His reward? Getting raided by the FBI and facing possible charges for hacking.
To provide help with Lostutter’s defense, a group of supporters has launched a fundraising effort which has already made over $50,000. The goal is 10 times that much, in the event of an all-out legal fight.
Lostutter’s attorney, the Whistleblower Defense League's Jason Flores-Williams, has said the government plans to charge his client “on alleged felony violations of the Computer Fraud and Abuse Act,” (CFAA) according to the Huffington Post. These include aggravated identity theft, computer crimes, and conspiracy.
“[Lostutter] is charged with hacking for the benefit of Anonymous,” the organizers of the fund raising effort wrote on their page. “He is alleged to have done so to shed light on the rape culture present in Steubenville, Ohio. If it is true that he committed these acts, his heroism brought national attention to a culture of victimization and abuse.”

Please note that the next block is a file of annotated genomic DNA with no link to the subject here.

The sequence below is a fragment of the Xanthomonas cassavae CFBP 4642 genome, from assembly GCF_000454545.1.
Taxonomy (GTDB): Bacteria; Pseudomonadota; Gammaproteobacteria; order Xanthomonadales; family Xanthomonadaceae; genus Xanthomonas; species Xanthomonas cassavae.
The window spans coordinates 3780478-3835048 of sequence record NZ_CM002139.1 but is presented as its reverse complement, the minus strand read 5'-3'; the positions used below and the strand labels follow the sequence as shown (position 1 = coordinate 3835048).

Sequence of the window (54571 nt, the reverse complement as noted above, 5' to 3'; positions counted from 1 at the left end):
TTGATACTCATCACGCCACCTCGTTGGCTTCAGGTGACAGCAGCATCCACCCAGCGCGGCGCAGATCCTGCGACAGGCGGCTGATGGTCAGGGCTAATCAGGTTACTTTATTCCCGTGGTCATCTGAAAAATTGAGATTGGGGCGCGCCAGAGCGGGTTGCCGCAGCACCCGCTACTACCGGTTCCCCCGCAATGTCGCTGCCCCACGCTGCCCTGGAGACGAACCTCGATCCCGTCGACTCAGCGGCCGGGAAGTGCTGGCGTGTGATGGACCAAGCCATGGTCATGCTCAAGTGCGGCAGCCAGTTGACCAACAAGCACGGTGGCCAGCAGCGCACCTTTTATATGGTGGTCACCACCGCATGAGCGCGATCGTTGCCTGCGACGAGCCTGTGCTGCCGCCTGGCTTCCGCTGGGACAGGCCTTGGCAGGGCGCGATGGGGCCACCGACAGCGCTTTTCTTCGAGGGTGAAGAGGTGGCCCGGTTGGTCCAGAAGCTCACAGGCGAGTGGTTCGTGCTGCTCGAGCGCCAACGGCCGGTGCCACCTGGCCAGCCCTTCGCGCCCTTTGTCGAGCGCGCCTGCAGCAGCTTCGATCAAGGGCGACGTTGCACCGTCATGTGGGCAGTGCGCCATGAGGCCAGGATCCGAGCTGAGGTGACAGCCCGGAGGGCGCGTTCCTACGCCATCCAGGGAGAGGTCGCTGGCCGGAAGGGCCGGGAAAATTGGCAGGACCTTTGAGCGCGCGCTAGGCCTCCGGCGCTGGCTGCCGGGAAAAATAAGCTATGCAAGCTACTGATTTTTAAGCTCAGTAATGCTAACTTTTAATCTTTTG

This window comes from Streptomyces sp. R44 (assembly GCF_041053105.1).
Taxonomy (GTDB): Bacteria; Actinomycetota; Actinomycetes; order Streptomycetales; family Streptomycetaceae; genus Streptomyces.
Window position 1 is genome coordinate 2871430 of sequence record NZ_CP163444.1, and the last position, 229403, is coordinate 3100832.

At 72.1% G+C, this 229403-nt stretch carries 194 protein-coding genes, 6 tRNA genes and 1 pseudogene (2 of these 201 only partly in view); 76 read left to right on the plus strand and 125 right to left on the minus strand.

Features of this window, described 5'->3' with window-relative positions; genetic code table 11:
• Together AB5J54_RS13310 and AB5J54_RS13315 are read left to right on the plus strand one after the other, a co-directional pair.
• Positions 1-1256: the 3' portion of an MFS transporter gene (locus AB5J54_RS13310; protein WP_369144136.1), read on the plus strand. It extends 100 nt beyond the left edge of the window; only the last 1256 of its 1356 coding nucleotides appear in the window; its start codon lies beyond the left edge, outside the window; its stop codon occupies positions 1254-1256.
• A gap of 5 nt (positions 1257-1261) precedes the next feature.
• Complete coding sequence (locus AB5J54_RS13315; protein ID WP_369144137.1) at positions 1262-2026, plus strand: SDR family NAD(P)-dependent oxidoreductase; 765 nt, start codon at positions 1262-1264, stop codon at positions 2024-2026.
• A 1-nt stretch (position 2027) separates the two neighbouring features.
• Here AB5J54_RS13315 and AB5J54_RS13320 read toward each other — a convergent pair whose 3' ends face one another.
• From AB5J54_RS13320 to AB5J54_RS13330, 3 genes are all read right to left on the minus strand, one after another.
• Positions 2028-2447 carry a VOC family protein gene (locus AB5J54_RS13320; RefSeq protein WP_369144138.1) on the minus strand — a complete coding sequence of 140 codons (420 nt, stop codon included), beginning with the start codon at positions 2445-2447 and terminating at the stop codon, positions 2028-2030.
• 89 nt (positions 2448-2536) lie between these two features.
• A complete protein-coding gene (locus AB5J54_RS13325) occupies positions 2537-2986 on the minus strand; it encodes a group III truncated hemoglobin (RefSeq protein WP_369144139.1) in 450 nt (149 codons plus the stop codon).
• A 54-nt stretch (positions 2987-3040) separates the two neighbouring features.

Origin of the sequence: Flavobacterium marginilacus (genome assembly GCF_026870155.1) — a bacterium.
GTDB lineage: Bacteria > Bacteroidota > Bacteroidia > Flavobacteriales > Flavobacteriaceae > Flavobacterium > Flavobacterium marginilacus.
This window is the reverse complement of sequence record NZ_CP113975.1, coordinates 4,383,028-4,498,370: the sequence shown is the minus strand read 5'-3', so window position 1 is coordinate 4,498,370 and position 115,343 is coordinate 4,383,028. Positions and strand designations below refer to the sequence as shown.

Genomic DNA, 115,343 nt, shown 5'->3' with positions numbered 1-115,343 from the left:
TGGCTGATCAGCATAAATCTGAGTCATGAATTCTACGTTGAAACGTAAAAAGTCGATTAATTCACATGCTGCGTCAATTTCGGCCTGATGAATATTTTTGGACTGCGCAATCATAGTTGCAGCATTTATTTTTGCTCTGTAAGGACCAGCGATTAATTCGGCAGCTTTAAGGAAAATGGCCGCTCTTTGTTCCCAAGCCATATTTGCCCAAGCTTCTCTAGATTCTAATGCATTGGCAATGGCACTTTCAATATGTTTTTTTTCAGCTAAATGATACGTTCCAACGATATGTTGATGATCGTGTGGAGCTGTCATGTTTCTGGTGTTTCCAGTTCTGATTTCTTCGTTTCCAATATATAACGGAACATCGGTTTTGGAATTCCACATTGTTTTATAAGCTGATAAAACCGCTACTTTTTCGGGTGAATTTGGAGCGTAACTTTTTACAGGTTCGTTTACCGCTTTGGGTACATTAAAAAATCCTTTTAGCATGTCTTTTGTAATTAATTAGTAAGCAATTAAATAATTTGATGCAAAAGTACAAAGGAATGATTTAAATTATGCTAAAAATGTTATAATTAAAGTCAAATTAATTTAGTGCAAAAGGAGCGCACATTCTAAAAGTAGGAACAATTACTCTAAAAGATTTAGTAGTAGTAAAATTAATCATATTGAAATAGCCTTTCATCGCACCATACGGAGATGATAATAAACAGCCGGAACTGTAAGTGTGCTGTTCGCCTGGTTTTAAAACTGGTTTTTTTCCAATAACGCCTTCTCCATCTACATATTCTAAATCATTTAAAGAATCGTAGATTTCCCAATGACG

The legality of things and their moral rightness are not always exactly matched. One can do a bad thing for a good reason but it doesn’t mean the bad thing itself becomes good.
But the CFAA has been accused of being overly broad, carrying disproportionate penalties for rather minor infractions. Its use as a threat mechanism may played a role in Aaron Swartz’s suicide, after the Reddit cofounder and digital rights activists was charged with felony hacking for breaking a website's terms of service.
With the law under this much public scrutiny, any court deciding to prosecute Lostutter would be well advised to treat it with extreme care.